Posted on 25/06/2021 by Tracey George MIRP
A recent survey by the Disclosure & Barring Service (DBS) found that employers considered DBS/criminal checks to be the most important element of safe recruitment, followed by the candidate’s values and behaviours. Perhaps surprisingly, references only came in third out of the four options, but almost 50% of those surveyed said they placed a ‘high’ importance on references when making their recruitment decisions.
So why this discrepancy and how do we ensure that we get all that we can out of the references we request for our candidates?
Before we go any further, it is worth mentioning that out of around 4.2m Standard and Enhanced DBS checks that are carried out every year, 95% will contain no information relating to cautions, convictions, police intelligence or barred list information. Not only that, but only certain roles require this level of check, so putting such a high emphasis on the importance of this information may be slightly misguided. Therefore, obtaining references is a far more likely option for the majority of employers and it is very unlikely that a candidate is appointed without an employer receiving satisfactory references.
But just what is a ‘satisfactory’ reference?
Firstly, you will need to establish just what it is you want to get from a reference – do you just want to verify their employment dates and job title, or do you need further information on their conduct or performance? As part of the same survey by the DBS, employers requested far more detail in their references than they were able or willing to provide themselves, so if it is your organisation’s policy just to provide employment dates and a job title, don’t be surprised if this is all you receive when you send out your own reference requests.
If you want more than just an ‘employment verification,’ how do you know that the person you are asking is the right person to request a reference from?
A professional email address from the organisation your candidate worked for is next to impossible to fake so you know that they have not just asked their best friend to complete a reference for them, but as we’ve already established, these references very rarely have further useful information than the employment dates. Even if you have the details of their line manager, the organisation’s policy may mean that they must pass it on to a central HR team who deal with all of their reference requests.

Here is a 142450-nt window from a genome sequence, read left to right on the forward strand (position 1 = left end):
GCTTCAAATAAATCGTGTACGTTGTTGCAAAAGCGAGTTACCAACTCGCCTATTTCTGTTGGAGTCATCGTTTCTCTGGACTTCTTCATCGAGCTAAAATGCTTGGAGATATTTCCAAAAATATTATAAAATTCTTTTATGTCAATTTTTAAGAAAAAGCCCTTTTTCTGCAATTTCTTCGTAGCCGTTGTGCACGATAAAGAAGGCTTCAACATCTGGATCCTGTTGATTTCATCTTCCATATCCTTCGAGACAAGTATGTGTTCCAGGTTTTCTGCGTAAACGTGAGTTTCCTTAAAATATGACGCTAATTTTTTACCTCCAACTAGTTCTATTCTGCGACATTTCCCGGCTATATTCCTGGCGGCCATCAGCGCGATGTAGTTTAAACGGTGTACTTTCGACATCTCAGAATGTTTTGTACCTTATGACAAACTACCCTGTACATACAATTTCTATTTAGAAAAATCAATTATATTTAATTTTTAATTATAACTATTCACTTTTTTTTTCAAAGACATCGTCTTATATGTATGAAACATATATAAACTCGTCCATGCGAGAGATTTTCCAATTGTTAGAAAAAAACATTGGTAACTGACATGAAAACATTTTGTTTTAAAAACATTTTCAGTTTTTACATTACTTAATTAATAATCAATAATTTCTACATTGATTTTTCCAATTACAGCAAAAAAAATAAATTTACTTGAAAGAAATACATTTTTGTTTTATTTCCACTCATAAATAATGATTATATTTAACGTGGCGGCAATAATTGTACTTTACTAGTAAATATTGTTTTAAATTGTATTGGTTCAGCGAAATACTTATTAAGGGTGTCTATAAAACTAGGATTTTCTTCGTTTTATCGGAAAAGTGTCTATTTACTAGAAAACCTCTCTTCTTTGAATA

Below are just a few steps you could take to try and ensure you get quality references for your candidates:
Obtain the organisation’s standard employment verification letter from a professional email address, with a supporting character/personal reference from their line manager.
If you need to ensure you are asking the right individual for the reference, check out their profile on LinkedIn or look them up on the organisation’s website.
If the organisation’s policy prevents them from providing a detailed reference, follow up your email request with a phone call – not only will this ensure you are speaking to the right person, but you’ll also be surprised at how much more information people are happy to give out over the telephone if it’s in a much less formal capacity. However, make sure you let them know if you will be taking written notes.
If they are still only allowed to give out factual information, ensure that you ask them if the candidate has been subject to any form of formal performance management or disciplinary action within the last two years.
At TPP, we pride ourselves on doing the right thing and this is very much reflected in our approach to compliance and best practice, which is endorsed by our REC Audited status. We take a proactive approach to seeking out references for our temporary workers and work with our clients to tailor our approach to compliance based on their organisational policies or needs.
For more information on how we can support you with your temporary staffing requirements or for advice on referencing or other compliance queries, please get in touch on 020 7198 6000 or firstname.lastname@example.org